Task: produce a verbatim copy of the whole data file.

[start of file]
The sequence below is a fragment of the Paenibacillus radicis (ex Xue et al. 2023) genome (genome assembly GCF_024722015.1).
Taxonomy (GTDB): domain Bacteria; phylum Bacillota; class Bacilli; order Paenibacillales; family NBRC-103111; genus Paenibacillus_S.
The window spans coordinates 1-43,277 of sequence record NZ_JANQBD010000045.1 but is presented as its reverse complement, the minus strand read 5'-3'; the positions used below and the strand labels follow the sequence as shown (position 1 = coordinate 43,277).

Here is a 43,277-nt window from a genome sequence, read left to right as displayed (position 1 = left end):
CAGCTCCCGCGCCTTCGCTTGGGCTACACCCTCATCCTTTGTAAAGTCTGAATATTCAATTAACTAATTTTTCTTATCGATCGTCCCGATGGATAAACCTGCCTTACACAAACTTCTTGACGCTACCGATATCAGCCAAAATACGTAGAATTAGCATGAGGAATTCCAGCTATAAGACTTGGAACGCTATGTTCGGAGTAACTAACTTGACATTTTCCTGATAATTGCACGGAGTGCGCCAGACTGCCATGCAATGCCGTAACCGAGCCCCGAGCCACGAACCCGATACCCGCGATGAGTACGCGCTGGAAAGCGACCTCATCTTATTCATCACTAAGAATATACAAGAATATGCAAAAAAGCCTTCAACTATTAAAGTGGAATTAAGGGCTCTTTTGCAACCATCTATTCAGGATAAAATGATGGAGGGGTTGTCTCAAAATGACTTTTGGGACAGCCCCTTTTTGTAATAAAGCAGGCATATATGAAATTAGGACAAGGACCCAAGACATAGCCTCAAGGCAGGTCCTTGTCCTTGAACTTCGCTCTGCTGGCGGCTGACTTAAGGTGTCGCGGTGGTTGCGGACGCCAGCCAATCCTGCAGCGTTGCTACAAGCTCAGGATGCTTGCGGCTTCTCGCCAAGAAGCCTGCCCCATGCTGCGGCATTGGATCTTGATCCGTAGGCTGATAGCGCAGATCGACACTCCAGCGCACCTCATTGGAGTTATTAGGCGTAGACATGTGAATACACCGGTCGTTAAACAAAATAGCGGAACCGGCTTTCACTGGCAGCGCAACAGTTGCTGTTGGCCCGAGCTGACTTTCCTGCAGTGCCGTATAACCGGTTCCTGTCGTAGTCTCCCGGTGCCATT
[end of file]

The sequence below is a fragment of the Paenibacillus radicis (ex Xue et al. 2023) genome (genome assembly GCF_024722015.1).
Taxonomy (GTDB): domain Bacteria; phylum Bacillota; class Bacilli; order Paenibacillales; family NBRC-103111; genus Paenibacillus_S.
The window spans coordinates 1-43,277 of sequence record NZ_JANQBD010000045.1 but is presented as its reverse complement, the minus strand read 5'-3'; the positions used below and the strand labels follow the sequence as shown (position 1 = coordinate 43,277).

Here is a 43,277-nt window from a genome sequence, read left to right as displayed (position 1 = left end):
CAGCTCCCGCGCCTTCGCTTGGGCTACACCCTCATCCTTTGTAAAGTCTGAATATTCAATTAACTAATTTTTCTTATCGATCGTCCCGATGGATAAACCTGCCTTACACAAACTTCTTGACGCTACCGATATCAGCCAAAATACGTAGAATTAGCATGAGGAATTCCAGCTATAAGACTTGGAACGCTATGTTCGGAGTAACTAACTTGACATTTTCCTGATAATTGCACGGAGTGCGCCAGACTGCCATGCAATGCCGTAACCGAGCCCCGAGCCACGAACCCGATACCCGCGATGAGTACGCGCTGGAAAGCGACCTCATCTTATTCATCACTAAGAATATACAAGAATATGCAAAAAAGCCTTCAACTATTAAAGTGGAATTAAGGGCTCTTTTGCAACCATCTATTCAGGATAAAATGATGGAGGGGTTGTCTCAAAATGACTTTTGGGACAGCCCCTTTTTGTAATAAAGCAGGCATATATGAAATTAGGACAAGGACCCAAGACATAGCCTCAAGGCAGGTCCTTGTCCTTGAACTTCGCTCTGCTGGCGGCTGACTTAAGGTGTCGCGGTGGTTGCGGACGCCAGCCAATCCTGCAGCGTTGCTACAAGCTCAGGATGCTTGCGGCTTCTCGCCAAGAAGCCTGCCCCATGCTGCGGCATTGGATCTTGATCCGTAGGCTGATAGCGCAGATCGACACTCCAGCGCACCTCATTGGAGTTATTAGGCGTAGACATGTGAATACACCGGTCGTTAAACAAAATAGCGGAACCGGCTTTCACTGGCAGCGCAACAGTTGCTGTTGGCCCGAGCTGACTTTCCTGCAGTGCCGTATAACCGGTTCCTGTCGTAGTCTCCCGGTGCCATT